Has anyone at DART ever even met an SMU student, much less one who happily uses the agency’s services? Why else would it invent Kevin, who describes himself on DART’s website as a model of youthful good cheer and public transit enthusiasm?
As far as cartoon mascots go, Kevin seems likable enough. A 19-year-old SMU student from San Diego, Kevin has eagerly embraced Dallas living.
Moving from San Diego was a big deal after graduation. Student loans were expenses I was willing to take on, but paying for a car and auto insurance was not. Luckily, SMU is right off of the Blue, Red and Orange lines. Access to public transit was definitely an item on my check off list for my dream school requirements. I decided that having a part-time job would give me a little income during school. Luckily, at SMU I can easily hop on DART and get to my job in the city as a barista at a local coffee shop.
I chose to pursue a business degree at SMU because North Texas is a great place for employment opportunities. Part of that comes from businesses relocating their headquarters from other states to North Texas. In fact, twenty of the biggest business relocations from 2015-2017 created more than 7,600 jobs in North Texas alone!
Living in a city that is also home to business opportunities makes job searching after graduation a whole lot easier. Plus, I can depend on DART to get me to class on time, shuttle me to my part-time job, and drop me off at my internship downtown. DART has been part of my college experience, giving me the ability to access the region I hope to call home even after graduation.
This elides many of DART’s pitfalls and failures, devastating in their city-wide effect on poverty and inequality. That’s fine. We shouldn’t expect it to. DART gets enough bad press. It’s marketing. DART should be branding itself, selling itself to a North Texas population that often seems either antagonistic or apathetic about public transit.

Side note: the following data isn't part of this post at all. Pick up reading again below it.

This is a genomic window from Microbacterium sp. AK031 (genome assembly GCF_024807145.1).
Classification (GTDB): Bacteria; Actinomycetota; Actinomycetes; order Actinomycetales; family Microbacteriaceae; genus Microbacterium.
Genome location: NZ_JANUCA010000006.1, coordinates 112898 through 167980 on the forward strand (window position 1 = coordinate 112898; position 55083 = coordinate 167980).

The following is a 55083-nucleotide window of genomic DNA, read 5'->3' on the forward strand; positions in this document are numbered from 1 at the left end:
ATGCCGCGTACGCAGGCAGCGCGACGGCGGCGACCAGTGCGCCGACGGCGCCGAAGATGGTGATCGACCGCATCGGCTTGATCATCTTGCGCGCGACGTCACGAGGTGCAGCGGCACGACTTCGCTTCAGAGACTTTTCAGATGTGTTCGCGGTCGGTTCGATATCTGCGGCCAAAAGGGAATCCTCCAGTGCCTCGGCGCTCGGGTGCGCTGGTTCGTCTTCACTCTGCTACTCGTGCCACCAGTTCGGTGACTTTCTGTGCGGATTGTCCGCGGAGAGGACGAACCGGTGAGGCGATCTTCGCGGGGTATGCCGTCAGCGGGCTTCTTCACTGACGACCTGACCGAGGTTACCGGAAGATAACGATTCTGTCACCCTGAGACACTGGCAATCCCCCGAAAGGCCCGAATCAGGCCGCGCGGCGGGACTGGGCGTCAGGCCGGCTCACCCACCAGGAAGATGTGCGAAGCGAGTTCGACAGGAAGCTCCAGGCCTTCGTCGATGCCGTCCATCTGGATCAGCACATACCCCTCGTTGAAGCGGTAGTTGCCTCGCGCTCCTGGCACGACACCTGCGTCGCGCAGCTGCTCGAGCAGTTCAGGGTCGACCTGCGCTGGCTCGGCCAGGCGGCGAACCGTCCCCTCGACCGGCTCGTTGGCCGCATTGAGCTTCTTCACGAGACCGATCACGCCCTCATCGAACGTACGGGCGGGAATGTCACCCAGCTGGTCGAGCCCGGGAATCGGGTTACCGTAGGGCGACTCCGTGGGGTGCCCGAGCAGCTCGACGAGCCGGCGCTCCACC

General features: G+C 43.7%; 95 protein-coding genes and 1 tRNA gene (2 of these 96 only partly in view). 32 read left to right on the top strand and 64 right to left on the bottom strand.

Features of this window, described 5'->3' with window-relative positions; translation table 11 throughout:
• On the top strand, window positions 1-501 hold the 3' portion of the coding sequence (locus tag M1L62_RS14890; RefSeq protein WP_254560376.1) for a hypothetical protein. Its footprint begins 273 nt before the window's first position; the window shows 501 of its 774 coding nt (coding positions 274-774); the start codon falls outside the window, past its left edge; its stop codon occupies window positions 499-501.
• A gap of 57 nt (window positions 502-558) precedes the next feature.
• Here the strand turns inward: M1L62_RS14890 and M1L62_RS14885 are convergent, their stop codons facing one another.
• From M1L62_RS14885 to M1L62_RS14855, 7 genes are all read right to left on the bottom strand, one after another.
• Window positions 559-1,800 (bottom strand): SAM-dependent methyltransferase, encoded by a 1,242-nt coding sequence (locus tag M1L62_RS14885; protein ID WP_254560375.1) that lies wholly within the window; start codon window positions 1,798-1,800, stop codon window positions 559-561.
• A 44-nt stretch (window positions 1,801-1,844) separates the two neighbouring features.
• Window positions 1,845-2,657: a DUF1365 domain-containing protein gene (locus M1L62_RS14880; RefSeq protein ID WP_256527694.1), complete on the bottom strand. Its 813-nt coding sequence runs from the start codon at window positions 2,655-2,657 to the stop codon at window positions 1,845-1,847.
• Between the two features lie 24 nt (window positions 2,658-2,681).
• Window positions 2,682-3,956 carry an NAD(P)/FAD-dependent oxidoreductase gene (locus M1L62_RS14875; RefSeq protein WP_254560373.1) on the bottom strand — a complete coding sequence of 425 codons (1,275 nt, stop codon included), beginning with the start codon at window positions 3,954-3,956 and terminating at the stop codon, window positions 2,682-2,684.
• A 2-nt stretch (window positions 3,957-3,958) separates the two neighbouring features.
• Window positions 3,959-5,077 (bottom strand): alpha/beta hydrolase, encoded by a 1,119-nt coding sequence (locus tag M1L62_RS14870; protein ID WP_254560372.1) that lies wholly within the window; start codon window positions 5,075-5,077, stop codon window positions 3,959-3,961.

SMU is indeed sort of “right off the Blue, Red, and Orange lines” — Mockingbird Station is on the other side of the highway from the university, which is not the most pedestrian-friendly jaunt, although a shuttle does run directly to campus. The rest of the copy, some vague mumbo-jumbo about business opportunity that reads like a high school presentation on the “North Texas economy,” doesn’t tell us how long it takes Kevin to get from school to his job at a coffee shop “in the city,” or how many transfers that trip takes, or how long he waits in between transfers.
Who is Kevin supposed to appeal to? More critically, what does it say about DART that it apparently couldn’t find a single real SMU student that enjoys using DART?
Kevin’s page on the DART website also shows an image of his nonexistent Twitter account, under the name “WizkidKG.” I know the Twitter account
is was nonexistent because I just registered it, and promptly tweeted out several song titles and lyrics with the word “heart” replaced by “DART.” Getting some studio musicians together to record those songs would be better promotion of the DART brand than a cartoon SMU student. Just handing out this marketing advice for free.
Don't tell my DART, my achy breaky DART.
— Kevin (@wizkidkg) October 27, 2017